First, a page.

(1) Ahead of the short-wave trough, the southern part of the CAPE reservoir is overspread by a westerly mid-level jet which creates deep-layer shear between 15 and 25 m/s. 0-3 km shear is somewhat lower but still enhanced. In this regime, organized storms - multicells, supercells and perhaps a few large MCSs - are expected throughout the forecast period and pose a hazard of all kinds of severe weather: large to very large hail, excessive rain, severe downbursts and tornadoes, the latter especially if pockets of enhanced 0-1 km shear can be maintained in the moist boundary layer. It is somewhat unclear how quickly the remaining cap can be eroded and the low-level moisture is depleted, hence thunderstorm coverage could be scattered rather than widespread. However, the high conditional hazard of severe to extreme weather with every storm that manages to form nonetheless warrants a level 2. This regime covers especially the Ionian Sea and the Greek west coast, to a lesser degree also the Tyrrhenian Sea, Sicily, the S Adriatic Sea and the Albanian coast, where the short-wave trough passes earlier and both the lift support and vertical wind shear fade more quickly.
(2) Beneath the short-wave trough, vertical wind shear quickly relaxes and leaves the remaining CAPE between a few hundred and around 1000 J/kg under weak winds. Capping is not an issue anymore, and scattered to widespread, disorganized convection is expected. The main hazards are excessive rain with a possibility of flash floods, as well as non-mesoscyclonic tornadoes over water that might move onshore. In addition, fairly steep lapse rates could still promote a few marginally severe hail and wind events despite the lack of noteworthy shear. Convection will likely occur throughout the forecast period in offshore and coastal areas, whereas it is subject to a strong diurnal cycle further inland.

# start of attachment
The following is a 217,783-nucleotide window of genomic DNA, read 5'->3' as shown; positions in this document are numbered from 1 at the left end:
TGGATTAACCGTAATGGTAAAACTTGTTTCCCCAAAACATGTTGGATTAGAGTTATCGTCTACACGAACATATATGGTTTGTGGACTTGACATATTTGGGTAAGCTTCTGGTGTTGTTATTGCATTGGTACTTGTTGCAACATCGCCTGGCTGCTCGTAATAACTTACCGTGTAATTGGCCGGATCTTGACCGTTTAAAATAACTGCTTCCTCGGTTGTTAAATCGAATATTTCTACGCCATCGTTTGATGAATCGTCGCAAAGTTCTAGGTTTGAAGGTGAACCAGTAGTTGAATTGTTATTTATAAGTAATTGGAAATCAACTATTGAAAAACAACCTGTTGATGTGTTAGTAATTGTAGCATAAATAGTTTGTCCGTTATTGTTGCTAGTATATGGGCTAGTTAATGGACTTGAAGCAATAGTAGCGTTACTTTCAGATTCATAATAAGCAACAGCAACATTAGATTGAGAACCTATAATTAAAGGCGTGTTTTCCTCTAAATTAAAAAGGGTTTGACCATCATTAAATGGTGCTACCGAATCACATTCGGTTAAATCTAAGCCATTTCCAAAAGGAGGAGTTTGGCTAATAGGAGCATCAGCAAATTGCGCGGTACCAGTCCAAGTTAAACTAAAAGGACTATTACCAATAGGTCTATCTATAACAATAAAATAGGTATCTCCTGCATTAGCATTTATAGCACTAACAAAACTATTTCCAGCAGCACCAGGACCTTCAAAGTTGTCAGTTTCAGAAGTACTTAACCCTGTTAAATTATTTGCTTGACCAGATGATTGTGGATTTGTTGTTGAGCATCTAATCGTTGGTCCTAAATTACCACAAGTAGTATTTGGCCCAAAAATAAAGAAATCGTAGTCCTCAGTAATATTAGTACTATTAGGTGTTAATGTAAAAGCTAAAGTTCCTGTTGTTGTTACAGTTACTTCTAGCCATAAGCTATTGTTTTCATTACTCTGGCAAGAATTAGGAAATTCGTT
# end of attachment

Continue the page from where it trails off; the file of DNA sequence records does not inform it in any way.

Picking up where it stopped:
(3) On the back side of a surface cyclone that is expected to form over the S Adriatic Sea, moist air with some hundred J/kg CAPE is advected from easterly directions against the Dinaric mountains in Serbia, North Macedonia and bordering regions of Montenegro and Albania, in the second half of the forecast period also in W Bulgaria and NE Greece. Heavy rain with embedded thunderstorms poses an increasing hazard of flash floods also in these regions that extends well into the night.

... E Romania, Moldova, Ukraine into W Russia ...

Along an almost stationary frontal zone that separates cool air to the NW from very warm air to the SE, converging winds create a remarkable moisture maximum that, in conjunction with daytime heating, allows the build-up of up to 2000 J/kg CAPE. Supported by subtle synoptic lift, scattered to widespread afternoon storms are expected. Under 5-15 m/s deep-layer shear, single cells, multicells and loosely organized clusters are the expected storm modes. The main hazard is excessive rain. In addition, a few hail and wind events are possible with the strongest storms, especially over the central Ukraine where lapse rates are steepest. Convection will gradually weaken but not totally decay after sunset.

... SE Baltic Sea, Baltic States, Poland, Slovakia ...

A slightly unstable, maritime air along with lift ahead of the second vorticity maximum allow scattered, rather low-topped thundery showers. This activity affects coastal areas in the morning and moves inland afterwards, peaking in the afternoon. Localized heavy rain is possible and a few brief waterspouts may spin up. Otherwise, low CAPE and weak vertical wind shear keep severe weather unlikely.